In a nightmare come true, Microsoft is letting go dozens of news editors at Microsoft News in favour of artificial intelligence (AI), according to The Guardian.
For those unaware, Microsoft News is the company’s news content arm that operates MSN.com and other properties.
The move has affected dozens of news contractors (about 50 in the U.S., 27 in the UK) who are not direct employees of Microsoft but work via staffing agencies, Aquent, IFG and MAQ Consulting. They have been notified “that their services would no longer be needed beyond June 30”. However, full-time news producers employed by Microsoft will continue to stay with the company.
The contract workers were responsible for choosing, editing and curating stories from news organisations, as well as select headlines, pictures or slides for the MSN site. They also planned content, maintained the editorial calendars of partner news websites and assigned content to them.
One staff member who worked on the team and is facing redundancy said, “It’s demoralising to think machines can replace us but there you go.”
Another staff member added, “I spend all my time reading about how automation and AI is going to take all our jobs, and here I am – AI has taken my job.”
Until now, the news was being manually curated, which guaranteed that headlines were clear and accurate, “encouraging the spread of political opinions and avoiding untrustworthy stories, while highlighting interesting articles from smaller outlets”.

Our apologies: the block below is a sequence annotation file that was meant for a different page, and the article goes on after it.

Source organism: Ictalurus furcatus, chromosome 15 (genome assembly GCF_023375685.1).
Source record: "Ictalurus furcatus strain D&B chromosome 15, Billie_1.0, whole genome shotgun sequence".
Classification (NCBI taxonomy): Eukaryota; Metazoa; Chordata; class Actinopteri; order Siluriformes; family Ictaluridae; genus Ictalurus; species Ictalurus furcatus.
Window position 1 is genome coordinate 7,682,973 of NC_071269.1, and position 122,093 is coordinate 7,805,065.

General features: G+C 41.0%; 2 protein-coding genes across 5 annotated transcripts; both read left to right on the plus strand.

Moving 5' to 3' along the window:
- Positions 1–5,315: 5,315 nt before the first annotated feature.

According to one of the terminated contractors, the decision to replace humans with software was a risky move, as AI may not be fully familiar with strict internal editorial guidelines in place at MSN. As a result, they could end up displaying violent or potentially inappropriate content for younger readers on Microsoft’s MSN website and its Edge browser.
Microsoft has been gradually moving away from human-created content to AI in recent months. It has also been encouraging publishers and journalists to make use of AI.
Microsoft News says it uses AI to scan content, understand “dimensions like freshness, category, topic type, opinion content and potential popularity and then presents it for our editors. Our algorithms suggest appropriate photos to pair with content to help bring stories to life. Editors then curate the top stories throughout the day, across a variety of topics, so our readers get the latest news from the best sources.”
Microsoft, like some other tech companies, pays news sites to be able to use their content on MSN. The company says the latest move is part of an evaluation of its business.
In a statement to the Times, Microsoft said it “like all companies, we evaluate our business on a regular basis. This can result in increased investment in some places and, from time to time, re-deployment in others. These decisions are not the result of the current pandemic.”
Microsoft is one of many tech companies experimenting with AI journalism to cut costs. Another tech giant is Google who too has invested in robot journalist projects to understand how it might work.